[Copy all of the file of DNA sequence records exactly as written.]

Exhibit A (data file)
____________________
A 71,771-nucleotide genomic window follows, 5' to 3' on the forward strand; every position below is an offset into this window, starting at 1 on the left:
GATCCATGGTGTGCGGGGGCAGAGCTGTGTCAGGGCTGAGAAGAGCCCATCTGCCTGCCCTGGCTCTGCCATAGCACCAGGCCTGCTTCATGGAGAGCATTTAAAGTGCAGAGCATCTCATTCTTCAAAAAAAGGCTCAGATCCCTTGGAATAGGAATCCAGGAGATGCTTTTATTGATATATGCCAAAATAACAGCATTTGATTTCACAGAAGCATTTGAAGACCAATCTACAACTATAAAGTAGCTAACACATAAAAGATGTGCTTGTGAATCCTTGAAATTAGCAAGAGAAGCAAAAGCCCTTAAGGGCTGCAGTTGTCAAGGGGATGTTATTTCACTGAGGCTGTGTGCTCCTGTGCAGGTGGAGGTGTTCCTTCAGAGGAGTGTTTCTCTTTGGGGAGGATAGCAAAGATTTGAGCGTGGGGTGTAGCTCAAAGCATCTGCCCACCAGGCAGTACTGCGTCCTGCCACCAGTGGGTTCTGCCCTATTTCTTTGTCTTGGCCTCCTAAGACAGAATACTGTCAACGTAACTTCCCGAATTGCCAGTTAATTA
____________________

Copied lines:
A 71,771-nucleotide genomic window follows, 5' to 3' on the forward strand; every position below is an offset into this window, starting at 1 on the left:
GATCCATGGTGTGCGGGGGCAGAGCTGTGTCAGGGCTGAGAAGAGCCCATCTGCCTGCCCTGGCTCTGCCATAGCACCAGGCCTGCTTCATGGAGAGCATTTAAAGTGCAGAGCATCTCATTCTTCAAAAAAAGGCTCAGATCCCTTGGAATAGGAATCCAGGAGATGCTTTTATTGATATATGCCAAAATAACAGCATTTGATTTCACAGAAGCATTTGAAGACCAATCTACAACTATAAAGTAGCTAACACATAAAAGATGTGCTTGTGAATCCTTGAAATTAGCAAGAGAAGCAAAAGCCCTTAAGGGCTGCAGTTGTCAAGGGGATGTTATTTCACTGAGGCTGTGTGCTCCTGTGCAGGTGGAGGTGTTCCTTCAGAGGAGTGTTTCTCTTTGGGGAGGATAGCAAAGATTTGAGCGTGGGGTGTAGCTCAAAGCATCTGCCCACCAGGCAGTACTGCGTCCTGCCACCAGTGGGTTCTGCCCTATTTCTTTGTCTTGGCCTCCTAAGACAGAATACTGTCAACGTAACTTCCCGAATTGCCAGTTAATTA